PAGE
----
Speed is Relative to What?
Episode 5 of Einstein's Relativity and the Quantum Revolution
In mechanics (the branch of physics that studies motion), the principle of Galilean relativity holds - meaning that the laws of mechanics are the same for anything in uniform motion. Is the same true for the laws of electromagnetism?
A Problem of Gravity
Episode 13 of Einstein's Relativity and the Quantum Revolution
Historically, the path to general relativity followed Einstein's attempt to incorporate gravity into relativity theory, which led to his understanding of gravity not as a force, but as a local manifestation of geometry in curved spacetime.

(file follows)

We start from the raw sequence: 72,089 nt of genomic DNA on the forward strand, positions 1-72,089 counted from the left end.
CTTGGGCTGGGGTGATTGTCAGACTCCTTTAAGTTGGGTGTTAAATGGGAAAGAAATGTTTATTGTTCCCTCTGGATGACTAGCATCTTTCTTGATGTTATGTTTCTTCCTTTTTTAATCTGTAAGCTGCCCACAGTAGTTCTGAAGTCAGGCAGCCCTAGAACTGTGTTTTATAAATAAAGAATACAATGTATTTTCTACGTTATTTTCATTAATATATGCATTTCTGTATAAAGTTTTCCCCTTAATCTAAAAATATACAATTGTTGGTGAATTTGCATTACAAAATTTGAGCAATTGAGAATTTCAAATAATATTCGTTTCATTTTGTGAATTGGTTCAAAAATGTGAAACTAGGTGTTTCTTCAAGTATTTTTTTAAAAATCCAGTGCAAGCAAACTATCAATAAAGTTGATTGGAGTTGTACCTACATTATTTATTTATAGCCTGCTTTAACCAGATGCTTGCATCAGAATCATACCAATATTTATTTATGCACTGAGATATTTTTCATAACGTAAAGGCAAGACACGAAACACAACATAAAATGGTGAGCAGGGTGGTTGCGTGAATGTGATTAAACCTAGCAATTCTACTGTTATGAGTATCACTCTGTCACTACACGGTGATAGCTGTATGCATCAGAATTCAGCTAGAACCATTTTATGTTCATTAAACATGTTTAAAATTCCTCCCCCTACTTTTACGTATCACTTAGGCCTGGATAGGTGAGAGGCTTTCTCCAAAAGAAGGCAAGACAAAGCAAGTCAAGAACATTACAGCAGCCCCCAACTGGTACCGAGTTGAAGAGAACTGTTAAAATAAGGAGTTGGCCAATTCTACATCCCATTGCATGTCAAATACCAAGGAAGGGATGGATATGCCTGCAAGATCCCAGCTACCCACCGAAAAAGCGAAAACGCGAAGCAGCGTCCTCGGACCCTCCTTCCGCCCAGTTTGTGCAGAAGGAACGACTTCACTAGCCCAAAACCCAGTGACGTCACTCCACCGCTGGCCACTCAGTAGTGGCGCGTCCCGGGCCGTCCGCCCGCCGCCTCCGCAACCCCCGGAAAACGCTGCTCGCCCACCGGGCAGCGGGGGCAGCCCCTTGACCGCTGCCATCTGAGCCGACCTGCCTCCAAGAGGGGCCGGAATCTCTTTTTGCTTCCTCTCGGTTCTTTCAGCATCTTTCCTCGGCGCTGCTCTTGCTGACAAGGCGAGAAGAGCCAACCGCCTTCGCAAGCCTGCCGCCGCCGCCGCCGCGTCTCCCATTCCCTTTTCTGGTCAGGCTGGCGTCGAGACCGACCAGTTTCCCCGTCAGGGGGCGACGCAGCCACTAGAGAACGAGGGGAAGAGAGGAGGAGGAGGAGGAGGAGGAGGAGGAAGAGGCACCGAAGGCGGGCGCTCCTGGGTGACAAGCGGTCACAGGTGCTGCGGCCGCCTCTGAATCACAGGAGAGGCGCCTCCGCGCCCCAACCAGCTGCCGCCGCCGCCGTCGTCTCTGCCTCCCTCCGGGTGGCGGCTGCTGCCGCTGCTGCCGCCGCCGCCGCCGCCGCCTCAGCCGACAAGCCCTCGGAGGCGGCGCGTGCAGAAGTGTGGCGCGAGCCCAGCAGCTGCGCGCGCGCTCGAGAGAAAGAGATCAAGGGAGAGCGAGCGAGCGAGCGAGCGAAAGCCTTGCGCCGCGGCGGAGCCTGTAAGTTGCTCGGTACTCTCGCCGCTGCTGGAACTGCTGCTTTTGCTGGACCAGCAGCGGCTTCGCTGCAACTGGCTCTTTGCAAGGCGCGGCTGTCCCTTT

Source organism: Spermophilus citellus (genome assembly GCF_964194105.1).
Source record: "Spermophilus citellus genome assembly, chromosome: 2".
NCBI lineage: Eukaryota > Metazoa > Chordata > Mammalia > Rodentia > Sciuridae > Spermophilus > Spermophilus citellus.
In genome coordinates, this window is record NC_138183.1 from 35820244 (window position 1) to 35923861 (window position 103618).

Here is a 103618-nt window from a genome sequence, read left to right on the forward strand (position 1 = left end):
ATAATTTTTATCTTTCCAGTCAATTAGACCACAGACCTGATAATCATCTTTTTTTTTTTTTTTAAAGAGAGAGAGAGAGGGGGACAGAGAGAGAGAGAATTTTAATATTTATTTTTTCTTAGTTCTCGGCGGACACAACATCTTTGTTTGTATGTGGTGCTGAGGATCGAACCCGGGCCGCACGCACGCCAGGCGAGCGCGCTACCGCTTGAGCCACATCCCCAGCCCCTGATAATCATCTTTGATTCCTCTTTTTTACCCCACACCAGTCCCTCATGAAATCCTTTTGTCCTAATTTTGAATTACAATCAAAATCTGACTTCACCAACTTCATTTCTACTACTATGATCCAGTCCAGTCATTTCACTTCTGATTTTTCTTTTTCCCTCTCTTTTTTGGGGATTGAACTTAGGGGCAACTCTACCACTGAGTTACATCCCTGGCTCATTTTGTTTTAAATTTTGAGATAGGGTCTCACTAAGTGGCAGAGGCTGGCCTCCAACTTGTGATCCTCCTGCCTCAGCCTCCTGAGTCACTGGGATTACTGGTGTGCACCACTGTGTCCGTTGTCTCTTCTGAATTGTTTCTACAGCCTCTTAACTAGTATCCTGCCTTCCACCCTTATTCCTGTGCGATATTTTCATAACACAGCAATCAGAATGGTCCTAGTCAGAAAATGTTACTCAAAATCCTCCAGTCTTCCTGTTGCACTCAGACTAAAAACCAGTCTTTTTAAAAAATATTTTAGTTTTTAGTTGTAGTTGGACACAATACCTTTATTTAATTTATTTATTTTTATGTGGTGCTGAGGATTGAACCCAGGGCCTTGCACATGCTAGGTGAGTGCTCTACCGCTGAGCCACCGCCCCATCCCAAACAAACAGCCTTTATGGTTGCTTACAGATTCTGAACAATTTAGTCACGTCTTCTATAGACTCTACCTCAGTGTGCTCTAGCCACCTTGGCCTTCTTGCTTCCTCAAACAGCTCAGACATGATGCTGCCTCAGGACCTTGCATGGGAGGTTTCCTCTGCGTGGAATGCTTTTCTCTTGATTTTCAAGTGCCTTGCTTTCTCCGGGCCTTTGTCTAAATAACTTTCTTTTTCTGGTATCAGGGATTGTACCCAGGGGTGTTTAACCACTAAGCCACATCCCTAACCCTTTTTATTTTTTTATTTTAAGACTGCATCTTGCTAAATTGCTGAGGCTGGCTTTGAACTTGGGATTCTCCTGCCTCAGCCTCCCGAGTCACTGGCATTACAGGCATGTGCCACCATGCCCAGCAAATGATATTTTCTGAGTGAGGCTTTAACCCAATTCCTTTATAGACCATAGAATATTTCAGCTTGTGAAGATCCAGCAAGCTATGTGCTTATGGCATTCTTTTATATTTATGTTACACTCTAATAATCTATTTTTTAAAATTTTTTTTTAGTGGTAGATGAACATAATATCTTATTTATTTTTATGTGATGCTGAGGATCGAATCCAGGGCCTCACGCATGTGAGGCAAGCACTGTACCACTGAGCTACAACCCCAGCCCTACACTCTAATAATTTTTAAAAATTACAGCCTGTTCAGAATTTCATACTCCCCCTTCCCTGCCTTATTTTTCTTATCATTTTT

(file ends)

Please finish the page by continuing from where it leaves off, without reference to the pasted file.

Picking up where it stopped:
Escaping Contradiction - Simultaneity Is Relative
Episode 10 of Einstein's Relativity and the Quantum Revolution
If, as relativity implies, "moving clocks run slow," who's to say which clock is moving?
Uncommon Sense - Stretching Time
Episode 8 of Einstein's Relativity and the Quantum Revolution
Why does the simple statement of relativity - that the laws of physics are the same for all observers in uniform motion - lead directly to absurd-seeming situations that violate our commonsense notions of space and time?
Quantum Uncertainty - Farewell to Determinism
Episode 19 of Einstein's Relativity and the Quantum Revolution
Quantization places severe limits on our ability to observe nature at the atomic scale because it implies that the act of observation disturbs that which is being observed. The result is Werner Heisenberg's famous Uncertainty Principle. What exactly does this…
Particle or Wave?